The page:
We've just come back from an amazing overnight stay in a lovely little coastal village on the Ore estuary in Suffolk, just south of Aldeburgh, hotspot and magnet for lovers of Benjamin Britten, good music, great views and excellent locally sourced food.
It was just a flying visit, sadly, but we were booked in to The Crown & Castle
, Orford’s main B&B/ hotel, though it also owns B&B accommodation in The King’s Head nearby, just across the village square. It’s unlikely, however, to offer the standard of evening cuisine and breakfasts that The Crown and Castle boasts.
In 1999, it was bought by Ruth and David Watson, who gradually turned the rather tired, run down inn into a modern, stylish hotel that’s warm, welcoming and extremely comfortable. We were upgraded from a Good House Double (from £145, including a 2-course a la carte evening meal)
to a Best Garden Double (from £185, including a 2-course a la carte evening meal)
. The room was light, airy, had a king-sized double, a comfortable sitting area, TV/video player (there’s a video library in Guest’s Reception), tea and coffee-making facilities with smart designer mugs, your own Thermos of fresh milk, and good quality teas/coffee/hot chocolate products. There’s a picture window overlooking the garden and a table and chair outside for relaxing alfresco – if the weather permits. Reading the visitors' book and travel information, it seems this part of the world is blessed with what's rather tweely called "Suffolk skies" – wide expanses of blue, uninterrupted by buildings or landscape features higher than a reed bed. Surely nearby counties would argue they're their skies too... Last weekend's skies were nicknamed 'John Major Grey', but you can't have everything.
Ruth is an award-winning food writer (Sainsbury’s Magazine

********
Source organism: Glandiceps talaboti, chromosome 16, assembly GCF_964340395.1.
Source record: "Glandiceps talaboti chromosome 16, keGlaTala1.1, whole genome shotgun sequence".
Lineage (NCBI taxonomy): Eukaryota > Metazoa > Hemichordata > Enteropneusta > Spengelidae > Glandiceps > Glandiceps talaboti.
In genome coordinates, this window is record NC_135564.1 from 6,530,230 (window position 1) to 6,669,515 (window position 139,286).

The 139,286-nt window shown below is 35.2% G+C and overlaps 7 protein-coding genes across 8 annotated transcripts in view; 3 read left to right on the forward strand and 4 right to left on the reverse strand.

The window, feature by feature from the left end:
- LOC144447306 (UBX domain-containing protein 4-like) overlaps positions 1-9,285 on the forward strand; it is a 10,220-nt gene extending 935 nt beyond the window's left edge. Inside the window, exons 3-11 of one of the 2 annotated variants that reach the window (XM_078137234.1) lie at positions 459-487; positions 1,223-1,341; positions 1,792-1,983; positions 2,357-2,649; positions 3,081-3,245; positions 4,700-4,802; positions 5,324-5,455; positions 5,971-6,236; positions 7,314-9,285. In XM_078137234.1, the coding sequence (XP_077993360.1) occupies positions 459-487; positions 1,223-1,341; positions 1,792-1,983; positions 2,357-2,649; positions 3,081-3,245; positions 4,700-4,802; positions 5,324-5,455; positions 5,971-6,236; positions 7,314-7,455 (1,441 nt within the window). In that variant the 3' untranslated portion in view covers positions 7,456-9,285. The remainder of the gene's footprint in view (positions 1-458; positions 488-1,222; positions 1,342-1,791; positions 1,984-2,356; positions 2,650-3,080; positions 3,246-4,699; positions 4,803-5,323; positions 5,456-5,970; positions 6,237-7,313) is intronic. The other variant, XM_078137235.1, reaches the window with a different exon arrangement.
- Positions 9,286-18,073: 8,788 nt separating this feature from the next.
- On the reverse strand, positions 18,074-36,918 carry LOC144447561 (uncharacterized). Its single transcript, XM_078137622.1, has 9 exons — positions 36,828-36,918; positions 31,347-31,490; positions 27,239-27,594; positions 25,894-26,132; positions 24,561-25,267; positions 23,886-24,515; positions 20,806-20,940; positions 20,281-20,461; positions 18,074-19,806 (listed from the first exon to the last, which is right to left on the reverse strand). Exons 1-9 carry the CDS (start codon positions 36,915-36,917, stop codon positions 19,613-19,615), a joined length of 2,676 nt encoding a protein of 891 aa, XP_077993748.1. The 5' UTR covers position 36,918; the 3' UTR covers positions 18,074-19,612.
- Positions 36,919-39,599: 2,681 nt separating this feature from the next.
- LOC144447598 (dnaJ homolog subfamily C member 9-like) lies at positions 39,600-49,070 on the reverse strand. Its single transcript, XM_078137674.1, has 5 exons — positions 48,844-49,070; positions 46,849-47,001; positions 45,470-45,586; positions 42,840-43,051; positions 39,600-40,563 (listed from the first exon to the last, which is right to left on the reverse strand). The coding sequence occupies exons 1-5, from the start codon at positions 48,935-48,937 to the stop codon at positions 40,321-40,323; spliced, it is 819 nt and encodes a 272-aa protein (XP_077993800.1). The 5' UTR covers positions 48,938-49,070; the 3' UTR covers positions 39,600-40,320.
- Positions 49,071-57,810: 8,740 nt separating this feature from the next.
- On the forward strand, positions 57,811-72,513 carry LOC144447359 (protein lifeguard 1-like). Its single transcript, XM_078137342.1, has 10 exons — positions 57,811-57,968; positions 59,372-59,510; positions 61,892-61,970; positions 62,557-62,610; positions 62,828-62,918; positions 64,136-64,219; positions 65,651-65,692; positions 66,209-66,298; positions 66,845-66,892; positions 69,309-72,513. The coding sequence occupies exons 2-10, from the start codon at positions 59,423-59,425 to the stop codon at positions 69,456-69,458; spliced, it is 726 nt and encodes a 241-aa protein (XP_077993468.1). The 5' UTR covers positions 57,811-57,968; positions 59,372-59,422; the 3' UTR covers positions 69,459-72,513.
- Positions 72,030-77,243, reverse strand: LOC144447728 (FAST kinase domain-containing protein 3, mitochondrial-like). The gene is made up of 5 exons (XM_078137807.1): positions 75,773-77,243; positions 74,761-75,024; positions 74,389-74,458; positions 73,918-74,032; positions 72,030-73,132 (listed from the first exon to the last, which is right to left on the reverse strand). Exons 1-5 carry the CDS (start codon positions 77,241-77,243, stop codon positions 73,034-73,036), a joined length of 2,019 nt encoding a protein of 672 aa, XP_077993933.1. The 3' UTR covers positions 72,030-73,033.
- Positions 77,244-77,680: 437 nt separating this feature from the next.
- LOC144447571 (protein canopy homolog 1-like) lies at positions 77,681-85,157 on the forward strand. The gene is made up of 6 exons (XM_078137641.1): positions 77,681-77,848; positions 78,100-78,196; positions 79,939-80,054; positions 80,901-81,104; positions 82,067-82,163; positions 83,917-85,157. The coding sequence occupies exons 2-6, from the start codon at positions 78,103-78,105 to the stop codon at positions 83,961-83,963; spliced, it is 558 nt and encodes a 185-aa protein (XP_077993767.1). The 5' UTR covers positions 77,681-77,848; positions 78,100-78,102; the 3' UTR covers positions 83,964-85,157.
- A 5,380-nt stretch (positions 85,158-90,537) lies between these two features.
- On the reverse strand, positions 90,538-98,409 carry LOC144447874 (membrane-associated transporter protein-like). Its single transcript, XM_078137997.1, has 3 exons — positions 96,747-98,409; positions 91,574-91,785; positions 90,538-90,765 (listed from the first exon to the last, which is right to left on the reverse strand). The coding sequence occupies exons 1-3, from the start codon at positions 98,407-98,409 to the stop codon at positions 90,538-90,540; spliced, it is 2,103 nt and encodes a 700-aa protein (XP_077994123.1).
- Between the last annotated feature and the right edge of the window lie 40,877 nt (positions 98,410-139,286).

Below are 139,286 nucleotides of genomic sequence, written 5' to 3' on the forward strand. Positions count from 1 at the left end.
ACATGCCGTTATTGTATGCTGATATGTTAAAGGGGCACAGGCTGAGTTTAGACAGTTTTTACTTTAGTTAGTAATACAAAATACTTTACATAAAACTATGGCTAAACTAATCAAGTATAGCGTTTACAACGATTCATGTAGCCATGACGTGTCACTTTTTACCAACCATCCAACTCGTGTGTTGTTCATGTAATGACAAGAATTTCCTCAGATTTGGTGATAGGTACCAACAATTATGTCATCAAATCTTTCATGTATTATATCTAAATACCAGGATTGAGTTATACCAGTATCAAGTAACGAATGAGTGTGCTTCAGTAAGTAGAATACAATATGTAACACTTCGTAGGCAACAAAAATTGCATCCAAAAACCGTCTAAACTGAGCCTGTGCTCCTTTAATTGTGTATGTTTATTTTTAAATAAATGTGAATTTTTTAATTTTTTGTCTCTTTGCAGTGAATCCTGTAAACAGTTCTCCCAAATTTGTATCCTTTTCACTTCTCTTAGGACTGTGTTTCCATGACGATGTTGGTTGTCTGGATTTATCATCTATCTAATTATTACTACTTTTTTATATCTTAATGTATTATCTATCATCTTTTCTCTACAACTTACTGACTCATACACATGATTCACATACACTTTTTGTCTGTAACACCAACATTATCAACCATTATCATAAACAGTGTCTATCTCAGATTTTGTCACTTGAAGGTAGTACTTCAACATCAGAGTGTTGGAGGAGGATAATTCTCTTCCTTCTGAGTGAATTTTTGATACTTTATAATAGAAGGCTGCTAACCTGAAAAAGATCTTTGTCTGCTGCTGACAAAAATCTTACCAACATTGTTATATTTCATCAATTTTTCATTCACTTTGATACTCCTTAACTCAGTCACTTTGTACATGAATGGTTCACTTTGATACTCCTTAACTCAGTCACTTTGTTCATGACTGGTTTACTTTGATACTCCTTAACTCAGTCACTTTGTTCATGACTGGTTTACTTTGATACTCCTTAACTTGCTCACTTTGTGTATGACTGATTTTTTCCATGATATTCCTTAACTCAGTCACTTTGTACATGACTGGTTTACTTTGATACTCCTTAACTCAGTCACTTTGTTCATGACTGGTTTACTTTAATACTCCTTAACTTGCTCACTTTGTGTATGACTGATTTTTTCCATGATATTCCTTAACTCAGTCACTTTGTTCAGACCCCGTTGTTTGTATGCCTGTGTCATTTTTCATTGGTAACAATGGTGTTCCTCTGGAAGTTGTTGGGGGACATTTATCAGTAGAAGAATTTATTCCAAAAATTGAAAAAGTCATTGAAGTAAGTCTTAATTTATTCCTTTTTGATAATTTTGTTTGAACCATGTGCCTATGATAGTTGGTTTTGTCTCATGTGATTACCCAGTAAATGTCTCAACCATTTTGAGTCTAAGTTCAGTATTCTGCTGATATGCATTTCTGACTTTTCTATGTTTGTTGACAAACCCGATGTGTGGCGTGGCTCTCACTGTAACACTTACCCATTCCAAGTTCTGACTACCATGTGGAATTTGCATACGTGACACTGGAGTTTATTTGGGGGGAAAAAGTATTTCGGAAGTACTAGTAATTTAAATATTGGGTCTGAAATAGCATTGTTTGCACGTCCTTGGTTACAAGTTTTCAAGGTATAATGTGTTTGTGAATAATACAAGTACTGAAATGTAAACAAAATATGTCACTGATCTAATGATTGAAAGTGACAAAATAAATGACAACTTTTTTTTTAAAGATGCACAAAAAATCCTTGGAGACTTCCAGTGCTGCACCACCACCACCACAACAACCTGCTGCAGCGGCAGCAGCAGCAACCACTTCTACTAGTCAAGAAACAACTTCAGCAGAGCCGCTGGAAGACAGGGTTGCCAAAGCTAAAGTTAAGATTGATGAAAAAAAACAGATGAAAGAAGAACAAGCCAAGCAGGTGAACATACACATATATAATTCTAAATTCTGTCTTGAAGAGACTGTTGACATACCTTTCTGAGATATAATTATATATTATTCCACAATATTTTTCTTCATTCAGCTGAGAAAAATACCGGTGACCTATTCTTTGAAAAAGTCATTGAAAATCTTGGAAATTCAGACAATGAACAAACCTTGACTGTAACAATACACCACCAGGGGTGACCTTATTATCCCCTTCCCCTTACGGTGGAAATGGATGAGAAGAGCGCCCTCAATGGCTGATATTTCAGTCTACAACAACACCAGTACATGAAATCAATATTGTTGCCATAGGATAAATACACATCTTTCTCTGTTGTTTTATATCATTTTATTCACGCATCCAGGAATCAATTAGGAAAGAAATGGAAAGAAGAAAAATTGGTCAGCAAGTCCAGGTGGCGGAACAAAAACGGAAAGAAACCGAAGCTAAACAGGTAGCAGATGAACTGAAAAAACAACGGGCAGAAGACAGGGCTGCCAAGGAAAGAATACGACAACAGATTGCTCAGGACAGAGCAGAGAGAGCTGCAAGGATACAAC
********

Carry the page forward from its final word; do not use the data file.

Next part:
, BBC Good Food Guide
, and three bestselling cookbooks, including The Really Helpful Cookbook
), and, when her filming schedule for Five's The Hotel Inspector
allows, she pops in to ensure that Head Chef Max, who has worked with her for 15 years, is keeping up the standards of a menu full of exciting tastes, textures and quality.
We shared a starter, a salad of lightly fried lardons, peas, rocket and asparagus, sourced locally and in season just now, so everything was succulently fresh. The taste balances were amazing and surprising. I followed with Sea Bass, crisp skin and soft flesh done to perfection, accompanied by string beans, a halved quail’s egg and the creamiest homemade mayonnaise I’ve tasted in a long while. The pièce de résistance of an amazing meal was a surprisingly sweet/tart pollenta and rhubarb cake served with a vanilla yogurt sauce. I can only say “inspired”. We had to finish in a rush, sadly (we were off to a concert in the Aldeburgh Festival), and didn’t do justice to an excellent espresso with a homemade biscuit chaser, but festival-goers can order dessert and coffee and have it served on their return.
are also feasts of quality. Sausages, eggs, bacon, black pudding from the local farm and marmalades and honey from nearby Friday Street haven’t far to travel, and the freshness and taste of these were topped off by freshly-squeezed orange juices. Not a Tetrapak in sight, thank God.
The area offers plenty for the collector of gay-related travel experiences. As well as Snape Maltings, home of the Aldeburgh Festival that was started by Suffolk-born composer Benjamin Britten and his life-partner, the tenor Peter Pears, in 1948, there’s Aldeburgh itself just down the road on the coast, where the two of them settled in later life. The genteel but smart seaside resort was rocked by controversy in 2003 when gay Suffolk-born artist/ sculptor Maggi Hambling was commissioned to create a tribute to Britten and the Suffolk coast. Her Scallop shell sculpture was erected, then moved after an initial outcry to its present position on the beach. The debate still rages, apparently – some say it’s in the wrong place again, some say it’s too big or that it’s an eyesore in a pristine locale. Personally, we couldn’t see what all the fuss was about – a steady stream of visitors came to ooh and aah (and complain about the litter, but that is ubiquitous) while we were doing much the same, and it is a fitting tribute to Britten and the Suffolk Coast. Its inscription, “I Hear Those Voices That Will Not Be Drowned” (from Britten’s Opera Peter Grimes
) could as easily relate to the many gay voices that have refused to be silenced throughout history as to all those lost at sea.
Further information: www.crownandcastle.co.uk